Monday, December 8, 2008

Queries About Queries

In my first post, I mentioned query letters and defined them as this:

A query letter is a formal letter sent to magazine editors, literary agents and sometimes publishing houses or companies. Writers write query letters to propose writing ideas.

But queries are much more than me they are the most terrifying aspect of the attempt-at-publishing process. Here you are, begging for an agent/publisher to just *LOOK* at your work. If the query letter isn't good enough, they won't even glance at your writing. I'm horrible at them, mainly because of the dreaded...hook. Just writing it down gives me shivers (note the italics - that's me shivering).

- condensing my 125,000 word novel to a brief ~200 word description...doable
- finding a good way to say I have no previous publishing accomplishments...okay
- writing that first sentence that's supposed to draw the queried in so they'll want to read your writing sample andrequestmore-andoffertorepresentyou-andgetyoupublished-andfulfillyourlifelongdream???...eep.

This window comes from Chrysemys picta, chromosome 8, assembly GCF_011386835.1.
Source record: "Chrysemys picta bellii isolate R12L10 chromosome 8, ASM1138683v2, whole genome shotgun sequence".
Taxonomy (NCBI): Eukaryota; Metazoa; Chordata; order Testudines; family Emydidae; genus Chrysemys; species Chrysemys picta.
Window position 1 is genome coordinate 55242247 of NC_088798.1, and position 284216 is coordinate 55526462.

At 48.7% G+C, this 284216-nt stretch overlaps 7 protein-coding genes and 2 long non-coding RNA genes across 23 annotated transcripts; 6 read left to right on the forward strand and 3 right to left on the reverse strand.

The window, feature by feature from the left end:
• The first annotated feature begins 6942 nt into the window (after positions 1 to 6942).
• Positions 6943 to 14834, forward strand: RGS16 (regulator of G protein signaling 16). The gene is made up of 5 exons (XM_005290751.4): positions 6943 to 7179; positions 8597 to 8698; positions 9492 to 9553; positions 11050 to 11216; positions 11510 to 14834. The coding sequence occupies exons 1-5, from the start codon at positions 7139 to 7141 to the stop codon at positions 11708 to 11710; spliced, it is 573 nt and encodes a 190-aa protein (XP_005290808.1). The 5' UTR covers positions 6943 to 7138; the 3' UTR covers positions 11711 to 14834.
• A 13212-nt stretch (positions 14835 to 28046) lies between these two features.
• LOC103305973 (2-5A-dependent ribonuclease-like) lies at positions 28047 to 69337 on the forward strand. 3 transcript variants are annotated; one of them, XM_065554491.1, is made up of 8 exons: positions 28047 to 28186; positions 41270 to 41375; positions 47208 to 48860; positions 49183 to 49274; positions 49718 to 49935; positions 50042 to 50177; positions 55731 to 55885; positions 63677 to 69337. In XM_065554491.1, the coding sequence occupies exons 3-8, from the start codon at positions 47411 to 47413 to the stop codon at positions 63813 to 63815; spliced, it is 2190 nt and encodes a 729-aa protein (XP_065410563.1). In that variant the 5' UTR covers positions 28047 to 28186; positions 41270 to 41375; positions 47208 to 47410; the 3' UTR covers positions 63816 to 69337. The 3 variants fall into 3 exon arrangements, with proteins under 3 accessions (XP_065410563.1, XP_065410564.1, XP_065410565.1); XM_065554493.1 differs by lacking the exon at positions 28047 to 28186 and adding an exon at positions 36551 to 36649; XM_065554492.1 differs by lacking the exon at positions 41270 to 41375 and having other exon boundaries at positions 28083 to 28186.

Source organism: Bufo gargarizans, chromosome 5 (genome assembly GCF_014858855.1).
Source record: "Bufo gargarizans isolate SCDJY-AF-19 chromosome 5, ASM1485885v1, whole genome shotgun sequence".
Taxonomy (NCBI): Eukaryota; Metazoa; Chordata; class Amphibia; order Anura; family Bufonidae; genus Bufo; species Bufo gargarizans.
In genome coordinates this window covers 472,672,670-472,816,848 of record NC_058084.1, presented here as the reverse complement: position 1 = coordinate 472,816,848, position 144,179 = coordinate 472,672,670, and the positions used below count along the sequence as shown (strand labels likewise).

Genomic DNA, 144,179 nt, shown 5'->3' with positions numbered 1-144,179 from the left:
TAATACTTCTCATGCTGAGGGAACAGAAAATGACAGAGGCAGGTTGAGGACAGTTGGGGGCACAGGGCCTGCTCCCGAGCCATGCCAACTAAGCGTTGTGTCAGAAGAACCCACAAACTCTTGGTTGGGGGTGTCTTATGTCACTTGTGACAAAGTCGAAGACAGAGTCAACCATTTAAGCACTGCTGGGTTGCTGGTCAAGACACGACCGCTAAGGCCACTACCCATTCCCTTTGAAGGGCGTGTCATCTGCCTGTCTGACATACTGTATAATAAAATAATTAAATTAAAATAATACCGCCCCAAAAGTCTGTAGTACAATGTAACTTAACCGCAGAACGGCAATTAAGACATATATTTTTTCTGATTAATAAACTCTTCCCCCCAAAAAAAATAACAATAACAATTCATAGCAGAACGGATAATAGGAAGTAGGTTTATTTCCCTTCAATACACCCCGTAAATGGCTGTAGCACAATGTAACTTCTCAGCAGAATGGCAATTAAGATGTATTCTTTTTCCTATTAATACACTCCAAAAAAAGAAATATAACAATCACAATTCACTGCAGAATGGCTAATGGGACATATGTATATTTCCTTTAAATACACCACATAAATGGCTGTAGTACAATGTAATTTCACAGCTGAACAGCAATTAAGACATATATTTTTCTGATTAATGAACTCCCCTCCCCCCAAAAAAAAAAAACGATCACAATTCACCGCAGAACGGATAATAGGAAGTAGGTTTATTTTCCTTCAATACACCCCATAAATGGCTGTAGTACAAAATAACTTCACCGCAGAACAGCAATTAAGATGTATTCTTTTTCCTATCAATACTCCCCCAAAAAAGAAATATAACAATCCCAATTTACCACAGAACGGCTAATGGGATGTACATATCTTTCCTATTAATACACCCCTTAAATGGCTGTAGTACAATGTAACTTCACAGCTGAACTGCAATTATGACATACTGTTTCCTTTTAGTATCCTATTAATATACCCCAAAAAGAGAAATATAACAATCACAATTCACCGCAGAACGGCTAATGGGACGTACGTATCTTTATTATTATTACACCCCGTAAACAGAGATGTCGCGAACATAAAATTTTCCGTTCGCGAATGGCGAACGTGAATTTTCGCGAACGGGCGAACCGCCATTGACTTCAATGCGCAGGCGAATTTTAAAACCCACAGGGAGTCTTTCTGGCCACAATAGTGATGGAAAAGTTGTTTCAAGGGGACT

Do they even read past my first sentence? Because I'm sure mine are horrible are reek of "I have no idea what to put here, please just read my story anyway" (which I hear smells really bad).

Anyway, here is what is expected in a query letter, as provided by the Nelson Literary Agency's FAQs:

Query letter breakdown by paragraph:

  1. Introduction: explain why you are contacting our agency. Were you referred? Why are we the agency for this project?
  2. Manuscript pitch: what is your novel or nonfiction proposal?
  3. Credentials: for fiction, what is your writing background, stories sold, programs attended, mentors, awards, etc. For nonfiction, Why are you the person to write this book? What are your credentials?
  4. Conclusion: Thank the agent for taking the time to read your materials, etc.

What do you think...does that seem hard? No? is!

**Examples of my rejections are soon to come. I'm trying to post as often as possible and am going to force myself to a minimum of once a week. Here's to going above and beyond that!

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